France Is Finally Reckoning With Decades of Shoulder-Shrugging Over Child Sexual Abuse

France Is Finally Reckoning With Decades of Shoulder-Shrugging Over Child Sexual Abuse
A woman holding the book “Le Consentement” (“The Consent”) by Vanessa Springora. Photo:Getty

A woman’s book-length account of being molested at the age of 14 by a noted French literary figure has prompted a reckoning in the country over attitudes toward child sexual abuse. Last Thursday saw the publication of Vanessa Springora’s Le Consentement (or Consent), which details how the author was allegedly groomed into a quote-unquote “relationship” by celebrated writer Gabriel Matzneff, then 50, whom she calls a “predator.” That a book detailing such vile acts has sparked outrage in France isn’t surprising—except that its revelations are not new. Matzneff has long been vocal about, by the definition of United States law, sexually abusing children (in his own delusional terms: having sex with children).

Now, despite the previous widespread awareness of Matzneff’s writing about children, the high-profile book has suddenly prompted Paris prosecutors to launch an investigation and the French government to reconsider a writer’s allowance provided to him. It’s also caused some to scramble to excuse their previous joviality toward Matzneff. The New York Times reports, “The former host of France’s most famous literary television program struggled to explain why he and other guests—except, tellingly, the only non-French invitee—laughed with good humor at Mr. Matzneff’s preferences for minors.”

Matzneff, now 83, is the author of the 1974 book Les Moins de Seize Ans (or The Under-16s), in which he not only detailed his attraction to children but also wrote, “To sleep with a child, it’s a holy experience, a baptismal event, a sacred adventure.” He has also reportedly boasted of taking so-called “sex tours” to exploit children in Southeast Asia. Just recently, following the attention over Springora’s book, Matzneff reportedly deleted “a blog in which he exulted in relationships with at least 20 underage girls.” The current uproar over Matzneff follows the country’s own MeToo-style movement, #BalanceTonPorc (or #ExposeYourPig), as well as debate in recent years over France’s legal approach to child sexual abuse, which is anomalous in Europe.

France does not have an age of consent, but outlaws sex with anyone under the age of 15. This means that sex with someone 14 and under is not automatically considered rape, as it would be in the U.S. and many other countries, but rather a sexual infraction. (The baseline penalty being five years in prison and a fine roughly equivalent to $83,500.) However, it might be legally regarded as rape under certain limited circumstances involving “violence, coercion, threat or surprise.” In 2018, a push to institute an age of consent failed. Needless to say, these laws have left much to the discretion of individual judges, and has led to recent explosions of outrage. For example, in 2017, a man accused of raping an 11-year-old was acquitted because it was considered consensual.

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France’s legal approach to child sexual abuse, Matzneff’s writing, and the cultural embrace of his work all have to be viewed within a troubling historical context. As the Times points out, “Matzneff is the product and longtime beneficiary of France’s May 68 movement, the social revolution started in 1968 by students and unions against France’s old order.” That movement challenged authority and “fought against imperialism, capitalism, racism, sexism and homophobia.” At the same time, it argued for “[liberating] children from the domination of their parents and allow[ing] them to be full, sexual beings.” Matzneff, of course, was among those advocating for such self-serving “liberation.”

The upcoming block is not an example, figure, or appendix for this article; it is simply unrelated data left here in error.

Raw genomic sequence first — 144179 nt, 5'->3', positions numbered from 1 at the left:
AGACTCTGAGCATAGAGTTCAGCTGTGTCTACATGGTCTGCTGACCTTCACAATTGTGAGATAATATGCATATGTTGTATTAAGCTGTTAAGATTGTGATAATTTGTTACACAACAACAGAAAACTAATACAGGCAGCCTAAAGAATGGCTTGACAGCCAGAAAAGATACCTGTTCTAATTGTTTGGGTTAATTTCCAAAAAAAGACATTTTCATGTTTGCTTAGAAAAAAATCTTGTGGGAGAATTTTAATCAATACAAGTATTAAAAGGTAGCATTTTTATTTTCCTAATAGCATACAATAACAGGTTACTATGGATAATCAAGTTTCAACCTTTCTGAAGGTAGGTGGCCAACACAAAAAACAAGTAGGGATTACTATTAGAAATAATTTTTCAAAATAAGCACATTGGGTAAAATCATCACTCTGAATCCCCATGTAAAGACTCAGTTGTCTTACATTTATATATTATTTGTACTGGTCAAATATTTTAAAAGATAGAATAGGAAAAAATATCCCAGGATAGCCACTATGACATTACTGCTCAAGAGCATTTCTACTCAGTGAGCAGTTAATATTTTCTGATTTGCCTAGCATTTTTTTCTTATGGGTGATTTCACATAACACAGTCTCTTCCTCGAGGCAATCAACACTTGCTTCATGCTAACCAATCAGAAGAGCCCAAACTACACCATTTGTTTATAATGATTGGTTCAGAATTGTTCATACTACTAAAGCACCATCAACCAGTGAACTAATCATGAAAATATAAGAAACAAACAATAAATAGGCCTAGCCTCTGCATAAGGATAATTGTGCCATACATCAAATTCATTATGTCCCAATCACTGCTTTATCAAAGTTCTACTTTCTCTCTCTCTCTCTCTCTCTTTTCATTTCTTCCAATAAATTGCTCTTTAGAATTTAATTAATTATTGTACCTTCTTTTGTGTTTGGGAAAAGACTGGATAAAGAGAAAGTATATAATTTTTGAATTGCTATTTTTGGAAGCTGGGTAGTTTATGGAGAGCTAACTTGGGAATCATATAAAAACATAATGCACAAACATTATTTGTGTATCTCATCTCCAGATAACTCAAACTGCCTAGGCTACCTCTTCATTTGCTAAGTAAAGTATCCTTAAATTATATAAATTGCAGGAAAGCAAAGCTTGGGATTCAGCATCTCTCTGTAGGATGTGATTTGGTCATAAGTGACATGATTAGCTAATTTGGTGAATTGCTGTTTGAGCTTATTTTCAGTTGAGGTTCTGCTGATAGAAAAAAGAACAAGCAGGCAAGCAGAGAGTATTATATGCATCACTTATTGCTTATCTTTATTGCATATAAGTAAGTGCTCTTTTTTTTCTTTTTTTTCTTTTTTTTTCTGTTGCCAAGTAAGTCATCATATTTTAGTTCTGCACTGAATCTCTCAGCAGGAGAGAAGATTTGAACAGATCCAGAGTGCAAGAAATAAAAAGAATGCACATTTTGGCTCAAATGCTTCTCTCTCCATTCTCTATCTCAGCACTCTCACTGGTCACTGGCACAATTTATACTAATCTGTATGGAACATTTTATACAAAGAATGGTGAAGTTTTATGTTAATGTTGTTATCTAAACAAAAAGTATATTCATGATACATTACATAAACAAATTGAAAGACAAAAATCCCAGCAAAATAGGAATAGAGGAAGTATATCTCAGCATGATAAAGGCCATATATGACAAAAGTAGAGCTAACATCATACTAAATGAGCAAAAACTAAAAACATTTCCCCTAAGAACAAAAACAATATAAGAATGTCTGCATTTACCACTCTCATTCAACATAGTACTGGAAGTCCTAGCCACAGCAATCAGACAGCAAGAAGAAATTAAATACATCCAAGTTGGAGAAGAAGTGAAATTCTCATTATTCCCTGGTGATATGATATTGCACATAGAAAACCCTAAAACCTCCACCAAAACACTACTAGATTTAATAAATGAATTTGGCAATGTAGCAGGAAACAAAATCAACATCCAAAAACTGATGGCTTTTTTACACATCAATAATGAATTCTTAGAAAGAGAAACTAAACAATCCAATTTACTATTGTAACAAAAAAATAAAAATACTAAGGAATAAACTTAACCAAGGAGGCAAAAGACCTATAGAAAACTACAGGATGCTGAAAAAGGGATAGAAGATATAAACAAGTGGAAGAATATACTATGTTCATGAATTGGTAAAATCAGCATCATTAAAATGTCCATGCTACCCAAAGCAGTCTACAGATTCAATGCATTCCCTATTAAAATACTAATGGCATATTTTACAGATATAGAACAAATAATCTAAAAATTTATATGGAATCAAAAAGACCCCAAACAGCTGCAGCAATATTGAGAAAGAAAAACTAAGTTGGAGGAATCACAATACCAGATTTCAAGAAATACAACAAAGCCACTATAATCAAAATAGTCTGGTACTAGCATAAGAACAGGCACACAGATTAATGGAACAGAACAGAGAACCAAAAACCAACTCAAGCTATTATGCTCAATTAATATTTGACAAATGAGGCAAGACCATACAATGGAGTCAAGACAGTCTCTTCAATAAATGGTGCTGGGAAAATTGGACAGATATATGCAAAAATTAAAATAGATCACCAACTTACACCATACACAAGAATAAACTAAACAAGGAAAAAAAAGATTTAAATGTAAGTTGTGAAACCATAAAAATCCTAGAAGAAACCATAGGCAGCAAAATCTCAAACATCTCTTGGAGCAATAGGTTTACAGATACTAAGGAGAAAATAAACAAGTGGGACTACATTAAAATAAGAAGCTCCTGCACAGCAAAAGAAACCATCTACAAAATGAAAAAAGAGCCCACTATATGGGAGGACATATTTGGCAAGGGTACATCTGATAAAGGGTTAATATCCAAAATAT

In 1977, he wrote a letter in support of some men accused of sexually abusing 15-year-olds, and landed such noted co-signatories as Jean-Paul Sartre, Simone de Beauvoir, and Roland Barthes. At the time, defenders of child sexual abuse believed “that France had an ‘aristocracy’ that was not bound to ordinary norms of conduct,” explains the Times. The “ordinary French appeared revolted by the apologists,” but “writers were considered part of this elite and were even expected to engage in acts of moral transgression.”

The sudden reconsideration of Matzneff is happening within France’s unique political and historical context, but there is also broader resonance here. As we saw with MeToo, individual allegations of abuse and the moving personal accounts of victims have the power to introduce sudden perspective. They can shed new, harsh light on behaviors previously tolerated or considered an “open secret.” They can even recast behaviors previously romanticized and celebrated. Suddenly, people begin asking: How did anyone ever think that was OK?

Of course, some then cry that the rules have unfairly changed overnight. Some pronounce that it “was a different time back then.” But the exploitation of power, in its many forms, isn’t so morally tenuous. It isn’t that right or wrong fundamentally changes but rather that there is a transformation in the tolerance of the latter. It’s a shifting of empathies away from the powerful—and sometimes, sometimes, hearing from the relatively powerless will do it. Even if it takes 30 years.

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